“A Picture of Unity,” For the Strength of Youth, Apr. 2021, 6–8.
When you hear the word unity, what do you think of? Maybe a choir singing in unison or your favorite sports team playing a game together as a unit. You can find unity in families, communities, even nature!
Unity is about coming together and working as a whole. Even though we come from different backgrounds, different cultures, and have different abilities, Heavenly Father wants us to love each other and to “be one” (Doctrine and Covenants 38:27). But how can we be one when we are all so different?
We talk about unity in music and sports, but did you know we can learn about unity from art too? There’s a style of painting called pointillism where artists apply small colored dots all over a surface to create an image instead of mixing colors together on a palette and using large brush strokes. When you stand close to these paintings, all you can see are individual dots of color.
However, when you take a step back, the dots blend together to reveal a picture.
The individual colored dots all work together to create something beautiful. Just like the dots, we are all unique individuals. Heavenly Father sees the “full picture.” He sees us all as His sons and daughters, “heirs to the kingdom of God” (4 Nephi 1:17). If we can also learn how to step back and see the bigger picture, we can learn how to love and work with people who are different from us. Here are some things we can do to work at being unified.
Remembering our baptismal covenants helps us work toward being unified with others. In Mosiah 18:10 we read that part of being baptized is agreeing to serve God and keep His commandments. One way we do this is “to bear one another’s burdens, … mourn with those that mourn; yea, and comfort those that stand in need of comfort” (Mosiah 18:8–9).
When we reach out to a friend who is sad, help our parents with chores around the house, or reach out to someone new at school, we are making the effort to open our hearts to them and have our “hearts knit together in unity and in love one towards another” (Mosiah 18:21). What are some other ways you can keep your baptismal covenant to serve God? You might even ask yourself this question the next time you take the sacrament. As you look for other ways to build unity with others, Heavenly Father will help you.
In the Book of Mormon, the people used names as a way to divide and separate themselves. They called themselves Nephites, Lamanites, Zoramites, and Amalekites—just to name a few. Sometimes they even had special markings to physically show which group they belonged to (see Alma 3:4). They were happiest when they didn’t have any “-ites” (see 4 Nephi 1:16–17).
Think about your work, school, or neighborhood. We might not use labels such as “Nephites” or “Zoramites,” but can you think of other labels people might use? Some people in the world try to separate us based on things such as physical abilities, the color of our skin, or even how much money we have. That is not how Jesus Christ taught us to act. He taught us to “love thy neighbour as thyself” (Mark 12:31). To be more like Jesus Christ, avoid using labels or names that divide us.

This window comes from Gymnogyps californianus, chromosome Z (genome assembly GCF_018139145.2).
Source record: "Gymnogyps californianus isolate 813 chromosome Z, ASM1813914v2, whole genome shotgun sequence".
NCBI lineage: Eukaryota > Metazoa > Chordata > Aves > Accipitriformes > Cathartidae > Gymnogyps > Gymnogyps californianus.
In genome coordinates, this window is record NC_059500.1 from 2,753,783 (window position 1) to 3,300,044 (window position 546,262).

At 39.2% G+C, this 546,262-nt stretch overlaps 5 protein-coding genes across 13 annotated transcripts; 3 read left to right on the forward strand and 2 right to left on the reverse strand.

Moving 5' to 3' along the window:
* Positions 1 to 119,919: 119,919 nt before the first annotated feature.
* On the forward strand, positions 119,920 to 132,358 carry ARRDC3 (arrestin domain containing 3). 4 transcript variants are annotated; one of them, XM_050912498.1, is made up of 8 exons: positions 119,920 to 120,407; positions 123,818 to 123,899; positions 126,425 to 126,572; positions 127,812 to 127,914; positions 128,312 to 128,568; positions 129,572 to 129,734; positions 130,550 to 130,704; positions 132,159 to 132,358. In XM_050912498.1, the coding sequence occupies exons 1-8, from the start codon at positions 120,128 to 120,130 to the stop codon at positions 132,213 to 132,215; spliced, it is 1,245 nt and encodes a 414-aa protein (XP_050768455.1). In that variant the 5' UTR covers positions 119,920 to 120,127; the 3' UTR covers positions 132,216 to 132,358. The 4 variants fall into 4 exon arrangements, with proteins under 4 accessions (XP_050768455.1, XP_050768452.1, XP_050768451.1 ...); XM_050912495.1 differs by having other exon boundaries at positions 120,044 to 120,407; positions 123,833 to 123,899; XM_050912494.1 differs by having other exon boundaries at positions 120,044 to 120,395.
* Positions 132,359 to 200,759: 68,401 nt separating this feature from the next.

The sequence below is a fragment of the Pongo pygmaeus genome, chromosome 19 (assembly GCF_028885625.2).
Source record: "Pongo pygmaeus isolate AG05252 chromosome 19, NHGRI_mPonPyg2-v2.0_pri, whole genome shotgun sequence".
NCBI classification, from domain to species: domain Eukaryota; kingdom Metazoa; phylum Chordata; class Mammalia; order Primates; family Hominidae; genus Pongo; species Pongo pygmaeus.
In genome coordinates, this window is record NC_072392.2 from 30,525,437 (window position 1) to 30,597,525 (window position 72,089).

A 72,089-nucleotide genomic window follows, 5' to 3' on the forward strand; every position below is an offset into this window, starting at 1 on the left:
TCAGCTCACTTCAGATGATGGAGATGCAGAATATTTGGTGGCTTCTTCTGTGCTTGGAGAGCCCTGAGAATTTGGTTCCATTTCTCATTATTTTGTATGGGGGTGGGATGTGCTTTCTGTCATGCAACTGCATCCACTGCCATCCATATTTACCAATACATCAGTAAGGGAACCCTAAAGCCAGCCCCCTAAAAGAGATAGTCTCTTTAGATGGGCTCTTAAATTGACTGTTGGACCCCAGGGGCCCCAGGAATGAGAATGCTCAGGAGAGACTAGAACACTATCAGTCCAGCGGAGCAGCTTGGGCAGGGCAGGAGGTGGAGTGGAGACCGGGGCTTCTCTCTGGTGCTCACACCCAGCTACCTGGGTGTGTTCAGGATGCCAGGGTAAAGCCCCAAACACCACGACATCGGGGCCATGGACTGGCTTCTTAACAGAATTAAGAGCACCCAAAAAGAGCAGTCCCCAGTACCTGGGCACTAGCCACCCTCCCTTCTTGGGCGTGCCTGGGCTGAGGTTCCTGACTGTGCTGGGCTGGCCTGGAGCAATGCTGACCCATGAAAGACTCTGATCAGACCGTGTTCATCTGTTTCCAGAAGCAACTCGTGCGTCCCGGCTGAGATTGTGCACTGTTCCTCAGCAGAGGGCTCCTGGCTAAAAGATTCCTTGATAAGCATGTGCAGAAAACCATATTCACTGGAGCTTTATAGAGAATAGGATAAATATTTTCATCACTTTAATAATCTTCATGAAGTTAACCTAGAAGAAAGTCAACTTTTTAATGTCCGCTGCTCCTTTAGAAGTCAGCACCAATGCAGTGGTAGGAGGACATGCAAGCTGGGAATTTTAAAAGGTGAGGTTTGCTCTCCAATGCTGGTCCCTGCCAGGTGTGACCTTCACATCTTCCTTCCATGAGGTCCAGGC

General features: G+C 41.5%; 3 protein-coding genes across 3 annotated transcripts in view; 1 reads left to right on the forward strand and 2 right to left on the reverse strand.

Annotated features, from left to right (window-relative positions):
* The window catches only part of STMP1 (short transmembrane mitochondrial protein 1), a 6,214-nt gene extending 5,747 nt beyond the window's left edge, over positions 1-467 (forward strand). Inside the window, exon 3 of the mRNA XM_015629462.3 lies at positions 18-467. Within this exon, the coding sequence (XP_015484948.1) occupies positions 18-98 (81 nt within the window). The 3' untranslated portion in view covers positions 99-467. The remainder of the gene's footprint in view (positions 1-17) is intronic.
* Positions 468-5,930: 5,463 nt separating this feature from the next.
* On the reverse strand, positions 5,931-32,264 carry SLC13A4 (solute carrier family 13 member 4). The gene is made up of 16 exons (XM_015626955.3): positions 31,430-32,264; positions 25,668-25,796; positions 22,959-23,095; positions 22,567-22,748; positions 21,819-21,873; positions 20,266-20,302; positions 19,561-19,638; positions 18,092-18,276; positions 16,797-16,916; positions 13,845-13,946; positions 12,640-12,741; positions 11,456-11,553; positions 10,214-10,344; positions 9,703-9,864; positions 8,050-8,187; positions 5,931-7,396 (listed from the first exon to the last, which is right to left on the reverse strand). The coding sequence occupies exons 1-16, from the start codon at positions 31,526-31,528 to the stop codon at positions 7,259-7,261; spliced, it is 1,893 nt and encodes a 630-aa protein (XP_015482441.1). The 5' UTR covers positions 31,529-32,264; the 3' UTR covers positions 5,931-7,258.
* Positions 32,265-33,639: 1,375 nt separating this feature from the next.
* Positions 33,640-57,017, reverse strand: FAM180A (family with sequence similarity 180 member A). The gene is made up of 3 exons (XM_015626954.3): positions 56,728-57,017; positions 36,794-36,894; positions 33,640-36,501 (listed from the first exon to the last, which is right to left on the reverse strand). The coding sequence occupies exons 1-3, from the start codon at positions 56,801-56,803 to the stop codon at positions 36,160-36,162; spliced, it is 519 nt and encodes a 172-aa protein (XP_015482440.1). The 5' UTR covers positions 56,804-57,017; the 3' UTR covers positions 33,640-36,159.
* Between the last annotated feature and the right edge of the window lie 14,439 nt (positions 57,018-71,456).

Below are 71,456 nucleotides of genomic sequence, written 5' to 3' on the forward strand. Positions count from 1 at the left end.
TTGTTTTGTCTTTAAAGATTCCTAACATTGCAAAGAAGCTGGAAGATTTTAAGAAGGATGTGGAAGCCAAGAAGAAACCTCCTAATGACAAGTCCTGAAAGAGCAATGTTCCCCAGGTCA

Part of unity is “learn[ing] to take joy in the successes of siblings and friends. …We must all strive to become more humble.”1 Sometimes this can feel hard. Maybe your best friend made the team but you didn’t, or your sibling got a better grade in school than you. We might feel sad or hurt to see someone else succeed. Even though it might feel difficult, try celebrating with them! We all have wonderful gifts and talents and our Heavenly Father wants each of us to seek and develop good gifts.
Sometimes we may tend to interact only with those who look like us, talk like us, or think like us. But Jesus Christ always went out of his way to interact with those who were seen as different. Differences can be good and are needed!
President Henry B. Eyring of the First Presidency has said, “Even … differences can be seen as an opportunity. God will help us see a difference in someone else not as a source of irritation but as a contribution.”2 Not everyone can play the same position on a sports team or sing the same part in a choir. The world would be boring if all the flowers were the same color or if all the trees looked the same. Differences can make the world better and help us to be one.
As you work to build unity with others, you might see we’re not as different from each other as we think. As we learn to see each other as Heavenly Father sees us, we will come to understand that everyone is needed and belongs in the kingdom of God. We are each a wonderful dot of color in a beautiful mural. And let’s face it, it just wouldn’t be the same without you.